It does have ABS, just checked. Not that ABS can work on rear drums anyway, so likely moot. The wheel cylinder isn't leaking: wouldnt fluid saturated shoes grip less, anyway? Hmm-- will check for a difference side:side. One would think she'd have noticed that whenever new shoes were last installed and put 2 and 2 together, but, maybe not! And my coworker said they did look almost new: maybe a friend put them on, did this, and she comes to us. One never knows the baggage a car may come with. NHGUY: we just had a big snowstorm yesterday, so there is moisture in the air. Should I suggest shoes for her, then? We've already written her up for wheel cylinders, but i'm uncomfortable/uncertain with the diagnosis, hence this post.
 
Last edited:
Joined
Feb 22, 2011
Messages
1,437
Location
Indiana
Originally Posted By: oldhp
Most probably left wheel cylinder leaking causing brake to grab.
This is my first thought...
 
Joined
Jun 15, 2003
Messages
37,849
Location
ME
Read up on "servo brakes", long story short the shoes rotate when they're applied and the rotation jams them on better. The front/rear thing is important but so is having good hardware and springs. The whole shebang comes in a kit, of course. I'd put on some advance auto silver shoes... grippy but not over the top, cheap, and if they "grow" they'll wear down fast. Just kidding but when I get a decade out of shoes on GM stuff I put cheapies on. Have replaced shoes from glazing (old age) as well and figure if cheapies wear faster that will keep it down. If that car has 3-channel ABS it'll lay off the whole rear axle if one wheel locks up. IIRC Delco VI is 3-channel, you can spot it by two bleeders on the master cylinder or look for a pic on google.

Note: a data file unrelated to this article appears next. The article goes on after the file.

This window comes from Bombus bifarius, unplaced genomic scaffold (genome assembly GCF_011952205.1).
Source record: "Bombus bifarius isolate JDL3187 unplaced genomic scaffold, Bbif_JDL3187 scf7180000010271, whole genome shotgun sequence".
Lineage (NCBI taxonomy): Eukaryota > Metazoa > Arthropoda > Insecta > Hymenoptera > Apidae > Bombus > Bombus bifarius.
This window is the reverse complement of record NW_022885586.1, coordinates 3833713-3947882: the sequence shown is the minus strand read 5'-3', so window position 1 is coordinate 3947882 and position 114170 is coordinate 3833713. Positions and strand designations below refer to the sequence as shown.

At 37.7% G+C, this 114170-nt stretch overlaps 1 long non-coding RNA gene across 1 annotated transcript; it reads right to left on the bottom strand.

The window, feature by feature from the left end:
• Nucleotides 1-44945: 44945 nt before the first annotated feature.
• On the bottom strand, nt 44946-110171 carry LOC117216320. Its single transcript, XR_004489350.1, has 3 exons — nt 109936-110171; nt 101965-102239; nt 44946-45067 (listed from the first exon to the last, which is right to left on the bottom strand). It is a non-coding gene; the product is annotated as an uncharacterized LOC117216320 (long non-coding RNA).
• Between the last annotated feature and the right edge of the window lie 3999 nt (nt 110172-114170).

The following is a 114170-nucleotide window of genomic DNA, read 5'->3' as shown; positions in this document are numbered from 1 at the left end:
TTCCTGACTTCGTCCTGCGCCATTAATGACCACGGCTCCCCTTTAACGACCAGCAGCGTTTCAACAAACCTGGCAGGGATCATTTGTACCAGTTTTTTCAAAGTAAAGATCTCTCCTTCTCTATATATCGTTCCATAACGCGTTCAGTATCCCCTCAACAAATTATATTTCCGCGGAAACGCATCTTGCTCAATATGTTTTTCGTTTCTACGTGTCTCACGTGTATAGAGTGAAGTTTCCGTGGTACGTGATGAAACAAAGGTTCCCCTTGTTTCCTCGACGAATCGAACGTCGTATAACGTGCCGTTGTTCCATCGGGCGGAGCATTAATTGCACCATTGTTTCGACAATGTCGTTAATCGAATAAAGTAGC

Joined
Sep 30, 2009
Messages
532
Location
Michigan
Assuming a 98 is similar, the prop valves are in line, just forward of the drivers side rear tire. Make sure one wasnt discarded or put in backwards during a line repair.
 
Joined
Sep 5, 2006
Messages
19,479
Location
Chicago Area
Fluid on brake shoes does indeed cause stickiness. Shoes installed backwards reduces that drum's effectiveness - causing an imbalance side to side. What is needed here [since he did a visual examination] is a pressure tester on the brake lines. Any disparity, and you have to work your way back to the master while checking pressures.
 

berninicaco3

Thread starter
Joined
Jan 18, 2013
Messages
41
Location
Iowa
Since my colleague looked at it before, I got my first view, and it was only the leading shoe of the LR drum that was locking: it was worn down twice as far as any of the other 3 shoes. I did the wheel cylinder, and new shoes, and new hardware... and seems OK now. Odd. Well, fingers crossed that the concern doesn't pop up again. Shoes definitely weren't soaked or anything: just dry brake dust, as is usual.
 
Joined
Dec 13, 2006
Messages
1,128
Location
midwest
A rusty/frozen parking brake cable can cause early locking and dragging on a drum brake system. They can get rusty both at either wheel, and up closer to the pedal. With one shoe being more worn than the other, this could indicate the parking brake cable or hardware inside the drum sticking. I would pull both drums and make sure both sides move equally when the brake is set.
 
Status
Not open for further replies.
Top